Jump to Navigation

We've moved! The new address is http://www.henriettes-herb.com - update your links and bookmarks!

Ginger lightheadedness.

Botanical name:
Problems:

Date: Wed, 28 Jun 1995 22:13:02 +0200
Sender: HERB.TREARNPC.EGE.EDU.TR
From: Daniel Wong <Daniel.Wong.PING.BE>
Subject: ginger toxicity levels

Paul Iannone wrote:
> Ginger beer can burn the stomach, so be careful. Also, ginger is a --hallucinogen-- in strong doses, so have a caution in that regard as well.

Paul: I eat ginger fried about 50-100 pieces of about 1/2 cm by 2cm and I haven't hallucinated yet. I guess it must be more dangerous raw. How much is dangerous cooked? What about raw? Is there an accumulative effect in the liver?


From: Paul Iannone <p_iannone.POP.COM>

: Paul: I eat ginger fried about 50-100 pieces of about 1/2 cm by 2cm and I haven't hallucinated yet. I guess it must be more dangerous raw. How much is dangerous cooked? What about raw? Is there an accumulative effect in the liver?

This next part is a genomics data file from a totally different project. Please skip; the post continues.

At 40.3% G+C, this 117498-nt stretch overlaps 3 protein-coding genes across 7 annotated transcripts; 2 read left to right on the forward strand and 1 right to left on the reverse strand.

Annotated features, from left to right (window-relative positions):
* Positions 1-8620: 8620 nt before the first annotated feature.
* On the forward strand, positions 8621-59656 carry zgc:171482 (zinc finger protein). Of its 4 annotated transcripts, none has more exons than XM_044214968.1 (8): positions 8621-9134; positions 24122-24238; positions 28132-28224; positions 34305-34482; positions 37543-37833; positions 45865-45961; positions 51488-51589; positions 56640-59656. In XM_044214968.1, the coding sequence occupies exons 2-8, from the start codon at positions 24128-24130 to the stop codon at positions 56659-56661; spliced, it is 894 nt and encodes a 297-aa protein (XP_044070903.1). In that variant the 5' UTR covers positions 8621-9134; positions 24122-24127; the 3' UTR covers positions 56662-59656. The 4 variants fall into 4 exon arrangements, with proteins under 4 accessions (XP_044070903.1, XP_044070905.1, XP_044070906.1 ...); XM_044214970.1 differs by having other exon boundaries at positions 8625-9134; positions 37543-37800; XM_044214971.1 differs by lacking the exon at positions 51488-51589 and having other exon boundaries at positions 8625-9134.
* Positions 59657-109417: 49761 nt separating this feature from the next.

Eating that much ginger is probably doing your stomach no good. The hallucinogenic effect is pronounced, but you may not be particularly sensitive to it. Yes, raw may be an issue.


From: Paul Iannone <p_iannone.POP.COM>

: Paul Iannone wrote that ginger could be dangerous in high doses, as it was hallucinogenic. I beg to differ. Could Paul be getting his spices mixed up? It is _nutmeg_ that is hallucinogenic, and is the drug of choice in some prisons. Not ginger.

No, nutmeg is indeed also a hallucinogen. Ginger is listed in 'Medical Botany' by Lewis, as a probable hallucinogen in high quantity. I have gone beyond that stance, because I have experienced the effects of very strong ginger extract. It is an aromatic drug in high dose. The mechanism is unknown, but the effect is a pronounced and rather delightful lightheadedness and a sense of silly drifting (as an herbalist, both of these would be considered aromatic effects).

My reasoned initial response was something like: 'Woh.'



Main menu 2